Pyongyang angers Seoul with simulated raid on S. Korea’s presidential palace
Photos of the military drill, which was observed by North Korean leader Kim John-un, were released by the North Korea’s state owned news agency, KCNA, on Sunday. The pictures show parachuting commandos landing near a mock-up of the Blue House, the official residence of South Korea’s President, and storming the building, which was then apparently targeted by multiple rocket launchers.
South Korea’s Unification Ministry condemned the drill on Monday, saying that it and other military exercises previously conducted by Pyongyang contribute to rising tensions on the peninsula.
“North Korea’s move seems to be aimed at showing that the regime remains firm in contrast to (the political turmoil) in South Korea,” ministry spokesman Jeong Joon-hee told a regular press briefing, referring to a scandal that has led to an impeachment process for South Korean President Park Geun-hye, who was suspended by the parliament last Friday and is awaiting a ruling from the country’s Supreme Court.
North Korea’s latest military drill was conducted by Unit 525 of the Korean People’s Army, according to the KCNA report. Kim said that the commandos “should stage intensive drills for marching, firing, swimming, overcoming natural obstacles and acquiring the ability to maneuver in fields under the simulated conditions of an actual battle” to prepare for possible operations in South Korea. He also gave a pair of binoculars and an automatic rifle to the battalion before taking part in a photo session with the troops.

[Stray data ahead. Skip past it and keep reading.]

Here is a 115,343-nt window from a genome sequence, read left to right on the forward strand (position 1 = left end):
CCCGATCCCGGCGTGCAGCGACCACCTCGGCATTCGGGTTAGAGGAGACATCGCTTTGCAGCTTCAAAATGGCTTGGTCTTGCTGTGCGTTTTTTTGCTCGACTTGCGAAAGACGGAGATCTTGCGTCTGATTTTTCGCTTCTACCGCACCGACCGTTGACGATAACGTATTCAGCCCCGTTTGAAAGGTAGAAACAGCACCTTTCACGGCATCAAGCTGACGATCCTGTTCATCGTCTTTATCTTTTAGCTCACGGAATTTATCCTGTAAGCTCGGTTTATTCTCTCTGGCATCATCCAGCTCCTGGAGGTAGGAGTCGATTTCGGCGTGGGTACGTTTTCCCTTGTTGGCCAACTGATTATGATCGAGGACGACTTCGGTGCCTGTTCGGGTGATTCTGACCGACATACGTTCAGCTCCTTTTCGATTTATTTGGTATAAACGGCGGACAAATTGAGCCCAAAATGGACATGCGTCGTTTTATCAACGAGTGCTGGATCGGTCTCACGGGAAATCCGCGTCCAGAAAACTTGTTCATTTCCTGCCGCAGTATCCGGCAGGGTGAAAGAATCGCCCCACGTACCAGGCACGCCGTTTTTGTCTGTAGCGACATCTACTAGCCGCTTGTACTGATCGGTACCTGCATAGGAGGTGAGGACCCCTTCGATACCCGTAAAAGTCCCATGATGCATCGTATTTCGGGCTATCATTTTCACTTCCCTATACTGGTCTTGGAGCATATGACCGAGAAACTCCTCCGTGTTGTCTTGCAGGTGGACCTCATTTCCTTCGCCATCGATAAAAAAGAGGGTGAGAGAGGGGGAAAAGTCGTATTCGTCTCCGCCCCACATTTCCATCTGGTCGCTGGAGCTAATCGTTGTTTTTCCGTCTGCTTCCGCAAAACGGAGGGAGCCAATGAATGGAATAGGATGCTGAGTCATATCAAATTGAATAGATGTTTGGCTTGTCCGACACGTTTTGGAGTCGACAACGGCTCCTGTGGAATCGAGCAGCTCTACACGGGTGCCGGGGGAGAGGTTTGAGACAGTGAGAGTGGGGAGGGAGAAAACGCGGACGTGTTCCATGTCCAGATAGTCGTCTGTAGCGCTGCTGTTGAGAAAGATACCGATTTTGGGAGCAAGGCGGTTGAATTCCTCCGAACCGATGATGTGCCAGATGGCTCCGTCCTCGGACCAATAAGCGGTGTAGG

Pyongyang’s simulated raid on the Blue House is arguably a remarkably offensive move, especially considering its timing. In 1968, North Korean commandos infamously attacked South Korea’s presidential residence for real in an attempt to assassinate President Park’s father, Park Chung-hee, who was the third person to hold South Korea’s presidency. Although the operation failed, it resulted in dozens of deaths on both sides.
North Korea does not have a monopoly on demonstrating aggressive behavior in the conflict, however. The South Korean military regularly conducts exercises to prepare for a possible attack on North Korea, occasionally involving US troops, such as a joint naval drill in October in which South Korean and US naval warships practiced a theoretical attack on North Korea’s nuclear facilities, as part of the country’s Korea Massive Punishment & Retaliation (KMPR) policy.